Angela Merkel has been derided as Europe’s “austerity queen,” cheered as a savior by refugees and hailed as the new “leader of the free world.” But as the pastor’s daughter raised behind the Iron Curtain just won a fourth term at the helm of Europe’s biggest economy, many Germans simply call her the “eternal chancellor.”
“Mutti” (Mummy) Merkel, with her pragmatic, modest and reassuringly bland style, has perfected the art of staying in power in a wealthy, ageing nation that tends to favor continuity over change. In the turbulent times of Trump, Brexit and multiple global crises, the 63-year-old has become the bedrock in a country concerned with maintaining its enviable growth and employment rates.
If there is one conviction Merkel holds dear, it is a lesson from her upbringing in communist East Germany—a firm belief that Germany and Europe must stay competitive and debt-free in a rapidly changing global economy.
Germans have thanked her by keeping her in power ever since she became their youngest and first female chancellor in 2005, a contemporary of long-gone leaders George W. Bush, Tony Blair and Jacques Chirac. Seemingly devoid of vanity and indifferent to the trappings of power, she lives in a Berlin flat with her media-shy scientist husband Joachim Sauer, shops in a local supermarket and spends holidays hiking in the Alps.
When international newspapers, after Trump’s surprise victory last year, declared Merkel the new torch-bearer of liberal democracy, she waved off the accolade as “grotesque and absurd.”
Though frequently criticized for sitting out tough challenges, Merkel has punctuated her reign with bold and surprising decisions—from scrapping nuclear power after the 2011 Fukushima disaster to opening German borders to more than a million asylum seekers since 2015. The migrant influx cost her dearly, both with voters and E.U. neighbors, and led many to predict her demise.
But as the number of new arrivals eased off and her government pushed through tougher asylum policies, her poll ratings edged back up to pre-crisis levels. So strong is her support that German media reports tend to ridicule her center-left challengers as luckless operators on political suicide missions, destined to be roadkill as the Merkel juggernaut powers forward.
Merkel herself usually refuses to mention her rivals by name or engage in spirited political dialogue, which lent a slightly dreamy atmosphere to the election campaigns and infuriated her shadow-boxing opponents.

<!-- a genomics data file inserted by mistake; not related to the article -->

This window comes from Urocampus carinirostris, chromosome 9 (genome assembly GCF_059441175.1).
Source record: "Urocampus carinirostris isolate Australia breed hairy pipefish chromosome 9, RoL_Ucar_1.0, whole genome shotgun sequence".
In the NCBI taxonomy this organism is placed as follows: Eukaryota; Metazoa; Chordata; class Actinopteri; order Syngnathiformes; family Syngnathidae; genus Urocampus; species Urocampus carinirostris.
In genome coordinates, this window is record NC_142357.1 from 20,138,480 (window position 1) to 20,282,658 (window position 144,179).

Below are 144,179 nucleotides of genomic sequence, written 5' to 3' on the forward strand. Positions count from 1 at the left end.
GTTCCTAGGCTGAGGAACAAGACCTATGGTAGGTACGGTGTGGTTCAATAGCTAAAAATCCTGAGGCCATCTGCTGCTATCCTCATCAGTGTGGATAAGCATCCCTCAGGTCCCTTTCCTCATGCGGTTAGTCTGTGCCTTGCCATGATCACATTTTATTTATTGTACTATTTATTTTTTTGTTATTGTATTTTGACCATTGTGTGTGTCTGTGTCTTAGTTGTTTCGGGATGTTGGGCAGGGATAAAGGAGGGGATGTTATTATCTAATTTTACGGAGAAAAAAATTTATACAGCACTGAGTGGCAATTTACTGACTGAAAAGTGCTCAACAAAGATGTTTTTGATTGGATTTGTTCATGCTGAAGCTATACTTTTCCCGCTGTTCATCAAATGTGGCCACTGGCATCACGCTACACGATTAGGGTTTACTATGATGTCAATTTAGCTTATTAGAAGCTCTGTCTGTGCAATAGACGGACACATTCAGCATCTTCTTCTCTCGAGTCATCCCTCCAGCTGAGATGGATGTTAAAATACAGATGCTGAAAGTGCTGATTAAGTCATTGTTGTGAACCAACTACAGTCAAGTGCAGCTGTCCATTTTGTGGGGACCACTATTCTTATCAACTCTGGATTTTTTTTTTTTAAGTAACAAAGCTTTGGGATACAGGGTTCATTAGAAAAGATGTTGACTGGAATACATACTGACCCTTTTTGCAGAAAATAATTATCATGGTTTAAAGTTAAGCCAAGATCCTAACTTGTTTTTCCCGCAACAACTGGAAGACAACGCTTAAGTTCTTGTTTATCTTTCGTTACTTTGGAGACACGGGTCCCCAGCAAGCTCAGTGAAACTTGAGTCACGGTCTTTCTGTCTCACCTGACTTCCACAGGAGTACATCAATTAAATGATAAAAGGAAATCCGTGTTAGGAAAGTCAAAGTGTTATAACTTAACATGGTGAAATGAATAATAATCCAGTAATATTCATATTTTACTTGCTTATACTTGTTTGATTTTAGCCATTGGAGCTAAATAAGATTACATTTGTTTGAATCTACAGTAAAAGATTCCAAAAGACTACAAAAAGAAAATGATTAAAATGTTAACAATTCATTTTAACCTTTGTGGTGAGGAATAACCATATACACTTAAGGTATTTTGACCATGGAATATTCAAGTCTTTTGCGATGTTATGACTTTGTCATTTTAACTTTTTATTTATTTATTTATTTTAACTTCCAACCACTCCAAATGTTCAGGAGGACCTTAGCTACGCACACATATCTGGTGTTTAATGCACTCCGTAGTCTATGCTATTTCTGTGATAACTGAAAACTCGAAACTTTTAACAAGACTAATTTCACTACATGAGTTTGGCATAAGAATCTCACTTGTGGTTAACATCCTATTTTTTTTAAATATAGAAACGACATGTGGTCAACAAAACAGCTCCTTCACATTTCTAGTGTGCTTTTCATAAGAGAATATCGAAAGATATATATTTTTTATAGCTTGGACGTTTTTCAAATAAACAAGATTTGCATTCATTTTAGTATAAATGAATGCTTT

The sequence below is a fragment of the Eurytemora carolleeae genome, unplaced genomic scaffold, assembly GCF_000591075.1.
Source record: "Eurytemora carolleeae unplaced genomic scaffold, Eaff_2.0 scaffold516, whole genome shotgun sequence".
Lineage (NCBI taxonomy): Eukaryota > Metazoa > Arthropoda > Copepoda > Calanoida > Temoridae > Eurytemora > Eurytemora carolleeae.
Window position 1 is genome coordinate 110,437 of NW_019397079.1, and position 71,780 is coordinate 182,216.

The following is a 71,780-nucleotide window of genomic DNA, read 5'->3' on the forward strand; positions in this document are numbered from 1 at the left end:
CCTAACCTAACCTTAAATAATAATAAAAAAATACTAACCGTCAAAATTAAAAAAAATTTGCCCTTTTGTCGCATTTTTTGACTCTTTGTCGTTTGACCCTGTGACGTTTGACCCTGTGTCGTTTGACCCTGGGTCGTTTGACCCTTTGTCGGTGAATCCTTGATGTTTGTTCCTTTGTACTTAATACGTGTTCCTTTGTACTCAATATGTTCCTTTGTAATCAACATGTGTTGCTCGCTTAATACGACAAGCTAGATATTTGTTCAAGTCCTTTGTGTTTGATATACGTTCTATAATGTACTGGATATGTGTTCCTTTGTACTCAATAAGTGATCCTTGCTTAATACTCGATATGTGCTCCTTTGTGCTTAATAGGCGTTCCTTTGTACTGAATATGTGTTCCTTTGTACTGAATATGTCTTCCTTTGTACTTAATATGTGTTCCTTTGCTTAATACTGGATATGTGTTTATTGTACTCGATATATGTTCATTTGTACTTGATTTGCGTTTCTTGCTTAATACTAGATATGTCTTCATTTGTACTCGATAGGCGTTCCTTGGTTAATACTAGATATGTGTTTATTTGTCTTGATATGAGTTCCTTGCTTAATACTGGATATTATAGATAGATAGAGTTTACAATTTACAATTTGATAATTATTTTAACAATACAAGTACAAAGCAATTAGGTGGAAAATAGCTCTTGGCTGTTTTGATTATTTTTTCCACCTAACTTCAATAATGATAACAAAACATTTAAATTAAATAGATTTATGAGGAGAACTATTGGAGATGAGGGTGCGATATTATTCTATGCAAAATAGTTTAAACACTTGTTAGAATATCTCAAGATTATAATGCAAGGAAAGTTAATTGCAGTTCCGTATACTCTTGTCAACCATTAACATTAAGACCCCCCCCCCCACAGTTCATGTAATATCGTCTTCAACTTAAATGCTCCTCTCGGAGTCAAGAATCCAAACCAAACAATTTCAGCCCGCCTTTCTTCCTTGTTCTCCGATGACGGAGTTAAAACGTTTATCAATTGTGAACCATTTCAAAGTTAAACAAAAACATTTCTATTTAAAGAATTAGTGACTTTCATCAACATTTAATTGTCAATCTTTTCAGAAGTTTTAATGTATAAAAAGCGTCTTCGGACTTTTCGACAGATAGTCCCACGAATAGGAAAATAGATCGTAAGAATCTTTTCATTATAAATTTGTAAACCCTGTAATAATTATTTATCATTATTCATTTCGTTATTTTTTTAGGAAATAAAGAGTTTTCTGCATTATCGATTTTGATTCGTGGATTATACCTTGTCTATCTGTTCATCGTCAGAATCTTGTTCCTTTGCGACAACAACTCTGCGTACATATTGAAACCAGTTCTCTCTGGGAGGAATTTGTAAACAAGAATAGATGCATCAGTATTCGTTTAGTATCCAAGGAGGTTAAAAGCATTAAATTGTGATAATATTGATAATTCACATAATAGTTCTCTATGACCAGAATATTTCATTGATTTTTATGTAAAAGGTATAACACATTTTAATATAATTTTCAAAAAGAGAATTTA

Martin Schulz, her temperamental challenger, lashed out in June, labeling Merkel’s apparent tactic of keeping politics as unexciting as possible “an attack on democracy”—a comment that earned him stern rebukes from legions of the chancellor’s supporters. But many political commentators also charge that Merkel has plunged Germany into an apolitical slumber while seeming to grow ever more remote.
Der Spiegel’s Alexander Osang recently labeled her the “woman in amber,” as impenetrable “as a sphinx, diva or queen,” whose speeches were akin to “mass hypnosis.”
Merkel was born Angela Dorothea Kasner in 1954 in the port city of Hamburg. Weeks later her father, a leftist Lutheran clergyman, moved the family to a small town in the communist East at a time when most people were headed the other way. Biographers say life in a police state taught Merkel to hide her true thoughts behind a poker face.
Like most students, she joined the state’s socialist youth movement but rejected an offer to inform for the Stasi secret police while also staying clear of risky pro-democracy activism.
A top student, she excelled in Russian, which would later help her keep up the dialogue with President Vladimir Putin, who was a KGB officer in Dresden when the Berlin Wall fell in 1989. During that momentous upheaval, Merkel joined the nascent Democratic Awakening group, which later merged with the Christian Democrats (CDU) of then-chancellor Helmut Kohl, who fondly if patronizingly dubbed Merkel his “girl.”
But Merkel’s mentor was not the last politician to underestimate her and pay the price. When Kohl became embroiled in a campaign finance scandal in 1999, Merkel openly urged her party to drop the self-declared “old warhorse.”
The move, which has been described as “Merkelvellian,” kicked off her meteoric rise.
As an outsider, she remade the CDU, anchoring it in the political center by pushing progressive social policies, abolishing compulsory military service and scrapping nuclear power. She emerged as Europe’s go-to leader during the debt crisis, though she was derided as a puritanical “austerity queen” in the worst-hit southern countries.
As she starts her fourth term, there is no challenger in sight, but plenty of challenges ahead for Merkel, whom New Yorker magazine just labeled “the most powerful woman in a world filled with unstable men.”